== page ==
Dr Austin Tay


ImageIn Asia, celebrating Chinese New Year is a big thing as it marks the coming of Spring and the start of a brand new year in the Chinese calendar. This year, every Chinese celebrating looks forward to seeing what the year of the Horse will bring them. To some, predictions are very important, as they will see the course of their life in the next 12 months. For those, like me, who are less bothered about the predictions, this is the time to consider, a more fundamental question – is it the time to make a change and leave my present job. This is most common in Hong Kong because January is the time where workers are rewarded with bonuses (often discretionary based on the company’s performance for the past year).  Whether one is rewarded with a bonus or not, some of the brave ones will take this opportunity to make a career move.


Not wanting to sound like a fortune teller, if you are intending to make a move during this time, you might want to consider the following pointers


What are the real reasons for leaving the present job? 


I like to suggest making a list/mind mapping about the reasons and then think whether they are valid for you to move job.


Are there job opportunities out there for you?


It is tempting to jump ship but it is equally important to do due diligence here. Many people tend to move jobs and then realise 3 months down the road, they have ended up in a new job that is not dissimilar to the one they left. Talk to as many people as possible –  recruiters, peers and potential companies. Good due diligence will prevent surprises.


Who can help you to do this transition?


You have assessed that you now really need to leave your present job, what do you do next? Often at this stage, some would have a ready CV to send out or have already sent out to recruiters. My advice is, before you do so, to really deconstruct your CV. A few points to remember, CV is an introduction of which you are and what you have accomplished, so no jargons and be succinct. It is always interesting to see how and what people write in their CV. A good example is – I am a self-starter. This only gives the impression that you might in any given time self combust. Does not really say much about your achievements,  unless you are applying for a role as a pyromaniac.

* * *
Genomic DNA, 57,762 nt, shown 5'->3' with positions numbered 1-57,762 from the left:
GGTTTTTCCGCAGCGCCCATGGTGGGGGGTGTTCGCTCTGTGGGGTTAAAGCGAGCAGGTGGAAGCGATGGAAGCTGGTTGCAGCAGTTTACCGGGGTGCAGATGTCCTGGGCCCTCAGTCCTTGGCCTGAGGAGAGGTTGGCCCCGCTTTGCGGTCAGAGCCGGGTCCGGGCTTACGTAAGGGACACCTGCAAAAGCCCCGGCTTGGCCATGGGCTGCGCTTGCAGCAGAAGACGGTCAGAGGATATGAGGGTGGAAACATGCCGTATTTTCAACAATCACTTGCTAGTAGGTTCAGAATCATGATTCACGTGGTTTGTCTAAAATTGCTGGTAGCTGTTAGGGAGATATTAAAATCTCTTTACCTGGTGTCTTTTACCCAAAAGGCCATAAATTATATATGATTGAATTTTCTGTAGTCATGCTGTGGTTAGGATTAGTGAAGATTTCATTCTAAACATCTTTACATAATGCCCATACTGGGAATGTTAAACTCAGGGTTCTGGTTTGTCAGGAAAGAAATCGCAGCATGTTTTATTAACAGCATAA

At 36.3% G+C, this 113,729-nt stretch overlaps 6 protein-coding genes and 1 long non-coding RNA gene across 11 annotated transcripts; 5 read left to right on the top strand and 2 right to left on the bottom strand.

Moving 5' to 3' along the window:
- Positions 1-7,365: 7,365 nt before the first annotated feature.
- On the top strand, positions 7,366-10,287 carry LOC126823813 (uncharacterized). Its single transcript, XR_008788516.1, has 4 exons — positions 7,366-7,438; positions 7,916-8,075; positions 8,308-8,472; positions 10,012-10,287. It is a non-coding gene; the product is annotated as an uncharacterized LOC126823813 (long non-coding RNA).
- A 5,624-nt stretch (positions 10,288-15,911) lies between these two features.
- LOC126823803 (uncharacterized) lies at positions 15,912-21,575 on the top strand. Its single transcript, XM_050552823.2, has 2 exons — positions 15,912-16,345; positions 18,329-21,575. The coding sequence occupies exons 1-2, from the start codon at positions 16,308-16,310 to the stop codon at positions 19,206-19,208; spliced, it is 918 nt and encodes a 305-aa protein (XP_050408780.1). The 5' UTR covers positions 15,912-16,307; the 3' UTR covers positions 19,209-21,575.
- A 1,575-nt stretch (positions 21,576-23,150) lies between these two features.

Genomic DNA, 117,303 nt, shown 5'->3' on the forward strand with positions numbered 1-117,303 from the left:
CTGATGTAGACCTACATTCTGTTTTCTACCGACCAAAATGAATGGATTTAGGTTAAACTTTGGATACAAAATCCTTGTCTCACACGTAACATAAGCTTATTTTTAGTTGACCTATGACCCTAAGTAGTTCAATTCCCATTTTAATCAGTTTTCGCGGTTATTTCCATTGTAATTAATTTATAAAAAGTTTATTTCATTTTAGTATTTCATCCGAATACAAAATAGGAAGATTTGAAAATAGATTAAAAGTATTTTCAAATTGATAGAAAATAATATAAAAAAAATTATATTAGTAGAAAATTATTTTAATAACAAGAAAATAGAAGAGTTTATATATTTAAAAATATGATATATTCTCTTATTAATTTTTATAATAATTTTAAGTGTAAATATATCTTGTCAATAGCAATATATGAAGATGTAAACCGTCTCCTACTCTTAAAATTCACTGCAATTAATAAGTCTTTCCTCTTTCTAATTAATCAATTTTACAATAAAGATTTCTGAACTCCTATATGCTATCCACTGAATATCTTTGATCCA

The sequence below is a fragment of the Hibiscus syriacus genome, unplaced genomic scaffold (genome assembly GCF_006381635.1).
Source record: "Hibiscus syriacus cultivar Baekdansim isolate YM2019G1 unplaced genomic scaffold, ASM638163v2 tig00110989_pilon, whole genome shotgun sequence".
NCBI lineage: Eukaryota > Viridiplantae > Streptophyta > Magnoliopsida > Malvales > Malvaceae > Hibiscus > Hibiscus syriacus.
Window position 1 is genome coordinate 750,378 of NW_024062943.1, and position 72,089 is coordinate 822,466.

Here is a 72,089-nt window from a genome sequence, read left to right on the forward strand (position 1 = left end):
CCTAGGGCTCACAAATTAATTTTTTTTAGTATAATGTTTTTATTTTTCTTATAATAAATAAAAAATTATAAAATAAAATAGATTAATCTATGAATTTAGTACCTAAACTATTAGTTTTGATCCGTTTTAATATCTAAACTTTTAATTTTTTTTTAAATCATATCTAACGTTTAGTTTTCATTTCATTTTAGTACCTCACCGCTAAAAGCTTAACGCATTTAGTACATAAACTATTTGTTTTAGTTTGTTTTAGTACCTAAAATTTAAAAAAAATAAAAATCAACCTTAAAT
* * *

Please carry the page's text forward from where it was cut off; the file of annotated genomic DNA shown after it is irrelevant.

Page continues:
Send CV to everyone


Again, this is such a tempting thing to do but usually, it gets the reverse effect. For one, your CV will be flooded in the market and everyone will have seen your CV. You need to be strategic about this. Only send your CV to recruiters who know your area of work. Sadly, there are too many general recruiting companies that will want to get as many CVs to bolster their database and often they have recruiters who are inexperienced. So be critical who you send your CV to. Do a bit of research. The other thing that people tend to miss out is to leverage your own network. It is also all right to make contact with a potential employer (but not to shamelessly ask for a job – be tactful). I remembered assessing an individual for a role he managed to secure through the use of the social platform.


So whatever you decide in this Year of the Horse, just remember before you gallop off to the next haystack, be prepared by doing your due diligence.

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